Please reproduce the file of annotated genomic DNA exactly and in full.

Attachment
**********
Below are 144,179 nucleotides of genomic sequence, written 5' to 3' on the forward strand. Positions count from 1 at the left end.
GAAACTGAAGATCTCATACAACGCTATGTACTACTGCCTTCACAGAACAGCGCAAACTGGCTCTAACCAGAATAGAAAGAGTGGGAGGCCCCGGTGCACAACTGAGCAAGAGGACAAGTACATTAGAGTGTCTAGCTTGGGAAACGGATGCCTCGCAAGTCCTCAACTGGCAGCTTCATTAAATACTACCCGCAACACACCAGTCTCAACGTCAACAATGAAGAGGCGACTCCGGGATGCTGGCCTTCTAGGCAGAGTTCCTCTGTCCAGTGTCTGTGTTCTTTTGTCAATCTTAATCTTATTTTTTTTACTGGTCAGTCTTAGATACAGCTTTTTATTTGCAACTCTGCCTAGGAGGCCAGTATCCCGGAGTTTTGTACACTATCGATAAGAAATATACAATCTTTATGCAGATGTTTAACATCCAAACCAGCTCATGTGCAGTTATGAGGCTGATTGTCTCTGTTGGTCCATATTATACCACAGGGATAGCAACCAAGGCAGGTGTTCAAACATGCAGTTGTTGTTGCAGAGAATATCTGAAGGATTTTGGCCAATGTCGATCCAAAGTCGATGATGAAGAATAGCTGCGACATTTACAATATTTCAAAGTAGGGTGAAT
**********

Below are 144,179 nucleotides of genomic sequence, written 5' to 3' on the forward strand. Positions count from 1 at the left end.
GAAACTGAAGATCTCATACAACGCTATGTACTACTGCCTTCACAGAACAGCGCAAACTGGCTCTAACCAGAATAGAAAGAGTGGGAGGCCCCGGTGCACAACTGAGCAAGAGGACAAGTACATTAGAGTGTCTAGCTTGGGAAACGGATGCCTCGCAAGTCCTCAACTGGCAGCTTCATTAAATACTACCCGCAACACACCAGTCTCAACGTCAACAATGAAGAGGCGACTCCGGGATGCTGGCCTTCTAGGCAGAGTTCCTCTGTCCAGTGTCTGTGTTCTTTTGTCAATCTTAATCTTATTTTTTTTACTGGTCAGTCTTAGATACAGCTTTTTATTTGCAACTCTGCCTAGGAGGCCAGTATCCCGGAGTTTTGTACACTATCGATAAGAAATATACAATCTTTATGCAGATGTTTAACATCCAAACCAGCTCATGTGCAGTTATGAGGCTGATTGTCTCTGTTGGTCCATATTATACCACAGGGATAGCAACCAAGGCAGGTGTTCAAACATGCAGTTGTTGTTGCAGAGAATATCTGAAGGATTTTGGCCAATGTCGATCCAAAGTCGATGATGAAGAATAGCTGCGACATTTACAATATTTCAAAGTAGGGTGAAT